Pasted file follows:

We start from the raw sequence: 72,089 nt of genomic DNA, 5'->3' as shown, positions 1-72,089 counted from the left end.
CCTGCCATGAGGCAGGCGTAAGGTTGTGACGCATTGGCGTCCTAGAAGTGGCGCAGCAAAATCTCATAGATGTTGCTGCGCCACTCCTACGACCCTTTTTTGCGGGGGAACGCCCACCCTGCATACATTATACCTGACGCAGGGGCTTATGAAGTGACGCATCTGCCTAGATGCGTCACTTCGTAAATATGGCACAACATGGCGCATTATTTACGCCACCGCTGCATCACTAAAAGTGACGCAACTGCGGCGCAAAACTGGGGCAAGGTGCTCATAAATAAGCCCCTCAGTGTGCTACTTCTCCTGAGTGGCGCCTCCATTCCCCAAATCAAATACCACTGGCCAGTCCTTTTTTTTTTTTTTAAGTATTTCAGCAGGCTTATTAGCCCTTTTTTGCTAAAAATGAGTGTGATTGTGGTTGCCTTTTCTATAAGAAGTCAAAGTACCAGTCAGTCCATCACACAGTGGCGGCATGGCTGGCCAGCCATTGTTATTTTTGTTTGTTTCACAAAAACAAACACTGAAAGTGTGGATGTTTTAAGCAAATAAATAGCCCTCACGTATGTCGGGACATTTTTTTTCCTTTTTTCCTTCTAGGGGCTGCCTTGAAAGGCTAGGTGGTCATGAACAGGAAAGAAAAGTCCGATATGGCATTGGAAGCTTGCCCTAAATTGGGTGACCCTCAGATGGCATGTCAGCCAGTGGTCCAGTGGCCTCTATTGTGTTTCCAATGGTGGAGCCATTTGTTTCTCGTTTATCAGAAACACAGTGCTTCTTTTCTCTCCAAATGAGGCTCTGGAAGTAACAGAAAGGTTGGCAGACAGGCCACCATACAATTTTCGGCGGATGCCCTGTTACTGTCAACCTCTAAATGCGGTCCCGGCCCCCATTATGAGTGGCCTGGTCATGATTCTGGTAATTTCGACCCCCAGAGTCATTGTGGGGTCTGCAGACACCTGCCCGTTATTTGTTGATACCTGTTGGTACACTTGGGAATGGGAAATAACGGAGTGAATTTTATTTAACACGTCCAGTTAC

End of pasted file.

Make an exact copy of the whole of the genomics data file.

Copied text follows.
We start from the raw sequence: 72,089 nt of genomic DNA, 5'->3' as shown, positions 1-72,089 counted from the left end.
CCTGCCATGAGGCAGGCGTAAGGTTGTGACGCATTGGCGTCCTAGAAGTGGCGCAGCAAAATCTCATAGATGTTGCTGCGCCACTCCTACGACCCTTTTTTGCGGGGGAACGCCCACCCTGCATACATTATACCTGACGCAGGGGCTTATGAAGTGACGCATCTGCCTAGATGCGTCACTTCGTAAATATGGCACAACATGGCGCATTATTTACGCCACCGCTGCATCACTAAAAGTGACGCAACTGCGGCGCAAAACTGGGGCAAGGTGCTCATAAATAAGCCCCTCAGTGTGCTACTTCTCCTGAGTGGCGCCTCCATTCCCCAAATCAAATACCACTGGCCAGTCCTTTTTTTTTTTTTTAAGTATTTCAGCAGGCTTATTAGCCCTTTTTTGCTAAAAATGAGTGTGATTGTGGTTGCCTTTTCTATAAGAAGTCAAAGTACCAGTCAGTCCATCACACAGTGGCGGCATGGCTGGCCAGCCATTGTTATTTTTGTTTGTTTCACAAAAACAAACACTGAAAGTGTGGATGTTTTAAGCAAATAAATAGCCCTCACGTATGTCGGGACATTTTTTTTCCTTTTTTCCTTCTAGGGGCTGCCTTGAAAGGCTAGGTGGTCATGAACAGGAAAGAAAAGTCCGATATGGCATTGGAAGCTTGCCCTAAATTGGGTGACCCTCAGATGGCATGTCAGCCAGTGGTCCAGTGGCCTCTATTGTGTTTCCAATGGTGGAGCCATTTGTTTCTCGTTTATCAGAAACACAGTGCTTCTTTTCTCTCCAAATGAGGCTCTGGAAGTAACAGAAAGGTTGGCAGACAGGCCACCATACAATTTTCGGCGGATGCCCTGTTACTGTCAACCTCTAAATGCGGTCCCGGCCCCCATTATGAGTGGCCTGGTCATGATTCTGGTAATTTCGACCCCCAGAGTCATTGTGGGGTCTGCAGACACCTGCCCGTTATTTGTTGATACCTGTTGGTACACTTGGGAATGGGAAATAACGGAGTGAATTTTATTTAACACGTCCAGTTAC